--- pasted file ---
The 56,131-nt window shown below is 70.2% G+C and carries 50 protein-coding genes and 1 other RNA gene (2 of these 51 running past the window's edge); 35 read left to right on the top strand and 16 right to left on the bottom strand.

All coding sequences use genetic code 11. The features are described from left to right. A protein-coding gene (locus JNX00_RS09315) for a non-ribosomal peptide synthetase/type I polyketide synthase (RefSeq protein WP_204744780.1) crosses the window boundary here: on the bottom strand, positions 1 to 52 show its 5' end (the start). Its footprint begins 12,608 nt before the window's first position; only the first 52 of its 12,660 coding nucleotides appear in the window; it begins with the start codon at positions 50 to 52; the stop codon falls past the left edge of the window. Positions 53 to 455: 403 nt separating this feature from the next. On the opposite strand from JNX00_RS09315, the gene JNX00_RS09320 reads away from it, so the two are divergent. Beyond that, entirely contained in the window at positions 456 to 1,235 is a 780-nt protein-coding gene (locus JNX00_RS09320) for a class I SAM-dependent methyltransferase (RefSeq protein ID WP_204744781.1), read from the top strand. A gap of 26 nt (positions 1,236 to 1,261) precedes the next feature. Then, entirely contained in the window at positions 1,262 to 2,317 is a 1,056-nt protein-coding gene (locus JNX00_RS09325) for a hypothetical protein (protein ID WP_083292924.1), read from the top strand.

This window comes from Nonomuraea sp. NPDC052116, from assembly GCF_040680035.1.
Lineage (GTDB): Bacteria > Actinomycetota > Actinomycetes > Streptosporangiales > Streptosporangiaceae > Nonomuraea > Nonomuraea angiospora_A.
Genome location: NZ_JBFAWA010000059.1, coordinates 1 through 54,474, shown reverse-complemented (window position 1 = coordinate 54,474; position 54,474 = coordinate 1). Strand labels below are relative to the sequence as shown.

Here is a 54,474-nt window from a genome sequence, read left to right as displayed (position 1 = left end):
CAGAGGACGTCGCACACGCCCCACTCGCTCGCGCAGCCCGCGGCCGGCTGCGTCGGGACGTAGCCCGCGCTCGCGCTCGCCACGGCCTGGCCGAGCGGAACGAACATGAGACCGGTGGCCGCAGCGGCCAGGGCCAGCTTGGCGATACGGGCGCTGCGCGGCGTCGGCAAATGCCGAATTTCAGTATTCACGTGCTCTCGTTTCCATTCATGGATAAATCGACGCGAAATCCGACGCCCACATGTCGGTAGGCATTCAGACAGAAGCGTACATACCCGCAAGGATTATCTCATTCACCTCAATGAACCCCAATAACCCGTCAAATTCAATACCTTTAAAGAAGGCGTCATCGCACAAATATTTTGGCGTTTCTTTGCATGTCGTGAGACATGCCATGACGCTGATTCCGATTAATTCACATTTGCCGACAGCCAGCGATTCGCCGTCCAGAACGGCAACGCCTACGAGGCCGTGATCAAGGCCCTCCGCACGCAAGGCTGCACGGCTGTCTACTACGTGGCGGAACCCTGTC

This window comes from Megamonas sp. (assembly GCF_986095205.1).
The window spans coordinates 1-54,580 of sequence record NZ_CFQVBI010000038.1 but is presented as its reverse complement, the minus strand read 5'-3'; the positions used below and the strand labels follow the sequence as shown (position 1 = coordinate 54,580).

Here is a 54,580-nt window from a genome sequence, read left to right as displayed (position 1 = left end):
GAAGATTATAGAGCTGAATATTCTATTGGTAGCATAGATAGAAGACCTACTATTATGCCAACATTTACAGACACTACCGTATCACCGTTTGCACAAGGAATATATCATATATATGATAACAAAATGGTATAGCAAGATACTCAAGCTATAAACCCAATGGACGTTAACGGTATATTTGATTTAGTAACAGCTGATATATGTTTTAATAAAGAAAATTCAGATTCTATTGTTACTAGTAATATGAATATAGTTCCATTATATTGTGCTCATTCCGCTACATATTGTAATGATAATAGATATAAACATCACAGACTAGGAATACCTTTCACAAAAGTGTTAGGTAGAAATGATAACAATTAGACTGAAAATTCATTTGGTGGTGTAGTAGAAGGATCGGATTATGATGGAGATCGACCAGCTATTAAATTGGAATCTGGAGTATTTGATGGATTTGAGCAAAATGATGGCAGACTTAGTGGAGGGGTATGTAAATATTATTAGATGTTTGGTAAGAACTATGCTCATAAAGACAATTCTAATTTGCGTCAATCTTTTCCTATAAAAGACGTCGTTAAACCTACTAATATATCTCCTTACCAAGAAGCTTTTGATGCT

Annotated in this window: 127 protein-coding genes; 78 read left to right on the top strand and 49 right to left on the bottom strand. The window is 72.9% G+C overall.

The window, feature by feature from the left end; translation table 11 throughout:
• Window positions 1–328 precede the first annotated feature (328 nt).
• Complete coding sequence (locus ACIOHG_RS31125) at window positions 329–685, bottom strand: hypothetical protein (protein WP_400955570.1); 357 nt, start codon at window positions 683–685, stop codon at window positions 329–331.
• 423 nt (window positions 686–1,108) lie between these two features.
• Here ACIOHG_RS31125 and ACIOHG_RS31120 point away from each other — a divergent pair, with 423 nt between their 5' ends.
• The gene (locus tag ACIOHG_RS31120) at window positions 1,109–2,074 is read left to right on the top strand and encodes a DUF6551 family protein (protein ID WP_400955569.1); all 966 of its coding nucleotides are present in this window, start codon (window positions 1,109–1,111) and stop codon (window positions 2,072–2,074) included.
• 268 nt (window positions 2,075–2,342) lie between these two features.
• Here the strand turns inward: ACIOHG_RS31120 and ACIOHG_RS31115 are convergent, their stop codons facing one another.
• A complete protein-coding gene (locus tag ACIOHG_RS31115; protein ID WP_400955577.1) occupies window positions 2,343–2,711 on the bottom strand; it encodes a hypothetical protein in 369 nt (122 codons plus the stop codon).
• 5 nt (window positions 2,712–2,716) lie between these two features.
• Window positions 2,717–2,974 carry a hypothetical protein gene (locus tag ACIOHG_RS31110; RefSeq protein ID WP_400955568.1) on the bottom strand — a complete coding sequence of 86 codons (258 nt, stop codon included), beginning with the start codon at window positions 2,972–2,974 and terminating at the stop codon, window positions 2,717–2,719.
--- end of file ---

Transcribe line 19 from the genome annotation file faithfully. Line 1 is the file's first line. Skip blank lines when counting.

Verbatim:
• 268 nt (window positions 2,075–2,342) lie between these two features.